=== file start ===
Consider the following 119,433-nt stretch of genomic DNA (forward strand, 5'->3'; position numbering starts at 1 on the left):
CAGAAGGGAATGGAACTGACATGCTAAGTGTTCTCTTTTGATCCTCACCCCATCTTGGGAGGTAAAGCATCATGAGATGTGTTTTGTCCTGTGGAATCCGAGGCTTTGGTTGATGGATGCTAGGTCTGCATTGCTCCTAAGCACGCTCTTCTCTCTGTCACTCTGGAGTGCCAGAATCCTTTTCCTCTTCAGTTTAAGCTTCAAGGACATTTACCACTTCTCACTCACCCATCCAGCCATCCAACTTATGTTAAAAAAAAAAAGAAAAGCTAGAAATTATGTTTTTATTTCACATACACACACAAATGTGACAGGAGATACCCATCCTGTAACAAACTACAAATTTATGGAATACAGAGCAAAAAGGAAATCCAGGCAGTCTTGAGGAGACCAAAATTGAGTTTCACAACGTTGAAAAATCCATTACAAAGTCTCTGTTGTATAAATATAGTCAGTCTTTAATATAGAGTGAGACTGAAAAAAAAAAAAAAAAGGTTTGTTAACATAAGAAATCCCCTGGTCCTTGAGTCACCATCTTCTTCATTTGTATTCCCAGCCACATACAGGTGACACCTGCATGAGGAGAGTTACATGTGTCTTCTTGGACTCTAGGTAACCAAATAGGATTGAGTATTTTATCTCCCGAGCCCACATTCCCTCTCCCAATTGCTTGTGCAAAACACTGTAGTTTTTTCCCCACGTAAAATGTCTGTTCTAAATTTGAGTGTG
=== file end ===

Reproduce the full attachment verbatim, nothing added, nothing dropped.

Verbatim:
Consider the following 119,433-nt stretch of genomic DNA (forward strand, 5'->3'; position numbering starts at 1 on the left):
CAGAAGGGAATGGAACTGACATGCTAAGTGTTCTCTTTTGATCCTCACCCCATCTTGGGAGGTAAAGCATCATGAGATGTGTTTTGTCCTGTGGAATCCGAGGCTTTGGTTGATGGATGCTAGGTCTGCATTGCTCCTAAGCACGCTCTTCTCTCTGTCACTCTGGAGTGCCAGAATCCTTTTCCTCTTCAGTTTAAGCTTCAAGGACATTTACCACTTCTCACTCACCCATCCAGCCATCCAACTTATGTTAAAAAAAAAAAGAAAAGCTAGAAATTATGTTTTTATTTCACATACACACACAAATGTGACAGGAGATACCCATCCTGTAACAAACTACAAATTTATGGAATACAGAGCAAAAAGGAAATCCAGGCAGTCTTGAGGAGACCAAAATTGAGTTTCACAACGTTGAAAAATCCATTACAAAGTCTCTGTTGTATAAATATAGTCAGTCTTTAATATAGAGTGAGACTGAAAAAAAAAAAAAAAAGGTTTGTTAACATAAGAAATCCCCTGGTCCTTGAGTCACCATCTTCTTCATTTGTATTCCCAGCCACATACAGGTGACACCTGCATGAGGAGAGTTACATGTGTCTTCTTGGACTCTAGGTAACCAAATAGGATTGAGTATTTTATCTCCCGAGCCCACATTCCCTCTCCCAATTGCTTGTGCAAAACACTGTAGTTTTTTCCCCACGTAAAATGTCTGTTCTAAATTTGAGTGTG